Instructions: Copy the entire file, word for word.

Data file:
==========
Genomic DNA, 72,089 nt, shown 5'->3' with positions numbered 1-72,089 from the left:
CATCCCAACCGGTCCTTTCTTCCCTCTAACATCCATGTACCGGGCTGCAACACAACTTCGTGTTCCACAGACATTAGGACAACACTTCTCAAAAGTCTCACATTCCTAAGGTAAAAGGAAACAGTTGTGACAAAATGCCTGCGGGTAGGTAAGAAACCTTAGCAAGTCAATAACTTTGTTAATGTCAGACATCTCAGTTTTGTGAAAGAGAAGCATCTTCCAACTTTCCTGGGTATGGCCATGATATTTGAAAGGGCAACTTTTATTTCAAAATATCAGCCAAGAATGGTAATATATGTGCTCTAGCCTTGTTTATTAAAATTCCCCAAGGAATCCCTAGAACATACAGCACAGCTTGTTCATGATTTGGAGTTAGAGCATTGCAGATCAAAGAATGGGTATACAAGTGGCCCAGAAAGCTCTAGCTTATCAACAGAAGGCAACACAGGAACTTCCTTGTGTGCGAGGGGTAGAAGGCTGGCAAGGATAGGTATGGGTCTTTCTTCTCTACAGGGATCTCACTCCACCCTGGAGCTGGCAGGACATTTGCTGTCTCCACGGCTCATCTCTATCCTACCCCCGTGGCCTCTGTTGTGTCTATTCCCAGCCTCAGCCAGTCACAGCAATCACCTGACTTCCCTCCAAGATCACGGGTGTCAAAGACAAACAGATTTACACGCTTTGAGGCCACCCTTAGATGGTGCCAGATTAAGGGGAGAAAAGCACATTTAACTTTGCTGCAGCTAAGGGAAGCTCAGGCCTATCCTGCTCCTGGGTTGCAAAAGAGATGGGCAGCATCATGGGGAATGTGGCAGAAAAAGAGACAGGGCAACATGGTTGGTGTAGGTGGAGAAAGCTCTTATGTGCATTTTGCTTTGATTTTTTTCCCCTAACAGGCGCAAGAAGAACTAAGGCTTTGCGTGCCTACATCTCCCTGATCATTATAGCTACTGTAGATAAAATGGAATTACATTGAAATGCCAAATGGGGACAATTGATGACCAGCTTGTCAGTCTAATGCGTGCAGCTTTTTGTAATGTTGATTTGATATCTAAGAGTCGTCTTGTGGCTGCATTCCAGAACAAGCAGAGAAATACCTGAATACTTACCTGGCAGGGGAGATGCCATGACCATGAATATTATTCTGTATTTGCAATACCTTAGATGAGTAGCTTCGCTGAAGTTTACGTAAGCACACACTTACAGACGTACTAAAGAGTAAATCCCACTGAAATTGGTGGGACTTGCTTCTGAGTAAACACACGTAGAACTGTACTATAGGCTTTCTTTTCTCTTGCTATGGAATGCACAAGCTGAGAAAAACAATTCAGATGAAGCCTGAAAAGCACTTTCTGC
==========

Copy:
Genomic DNA, 72,089 nt, shown 5'->3' with positions numbered 1-72,089 from the left:
CATCCCAACCGGTCCTTTCTTCCCTCTAACATCCATGTACCGGGCTGCAACACAACTTCGTGTTCCACAGACATTAGGACAACACTTCTCAAAAGTCTCACATTCCTAAGGTAAAAGGAAACAGTTGTGACAAAATGCCTGCGGGTAGGTAAGAAACCTTAGCAAGTCAATAACTTTGTTAATGTCAGACATCTCAGTTTTGTGAAAGAGAAGCATCTTCCAACTTTCCTGGGTATGGCCATGATATTTGAAAGGGCAACTTTTATTTCAAAATATCAGCCAAGAATGGTAATATATGTGCTCTAGCCTTGTTTATTAAAATTCCCCAAGGAATCCCTAGAACATACAGCACAGCTTGTTCATGATTTGGAGTTAGAGCATTGCAGATCAAAGAATGGGTATACAAGTGGCCCAGAAAGCTCTAGCTTATCAACAGAAGGCAACACAGGAACTTCCTTGTGTGCGAGGGGTAGAAGGCTGGCAAGGATAGGTATGGGTCTTTCTTCTCTACAGGGATCTCACTCCACCCTGGAGCTGGCAGGACATTTGCTGTCTCCACGGCTCATCTCTATCCTACCCCCGTGGCCTCTGTTGTGTCTATTCCCAGCCTCAGCCAGTCACAGCAATCACCTGACTTCCCTCCAAGATCACGGGTGTCAAAGACAAACAGATTTACACGCTTTGAGGCCACCCTTAGATGGTGCCAGATTAAGGGGAGAAAAGCACATTTAACTTTGCTGCAGCTAAGGGAAGCTCAGGCCTATCCTGCTCCTGGGTTGCAAAAGAGATGGGCAGCATCATGGGGAATGTGGCAGAAAAAGAGACAGGGCAACATGGTTGGTGTAGGTGGAGAAAGCTCTTATGTGCATTTTGCTTTGATTTTTTTCCCCTAACAGGCGCAAGAAGAACTAAGGCTTTGCGTGCCTACATCTCCCTGATCATTATAGCTACTGTAGATAAAATGGAATTACATTGAAATGCCAAATGGGGACAATTGATGACCAGCTTGTCAGTCTAATGCGTGCAGCTTTTTGTAATGTTGATTTGATATCTAAGAGTCGTCTTGTGGCTGCATTCCAGAACAAGCAGAGAAATACCTGAATACTTACCTGGCAGGGGAGATGCCATGACCATGAATATTATTCTGTATTTGCAATACCTTAGATGAGTAGCTTCGCTGAAGTTTACGTAAGCACACACTTACAGACGTACTAAAGAGTAAATCCCACTGAAATTGGTGGGACTTGCTTCTGAGTAAACACACGTAGAACTGTACTATAGGCTTTCTTTTCTCTTGCTATGGAATGCACAAGCTGAGAAAAACAATTCAGATGAAGCCTGAAAAGCACTTTCTGC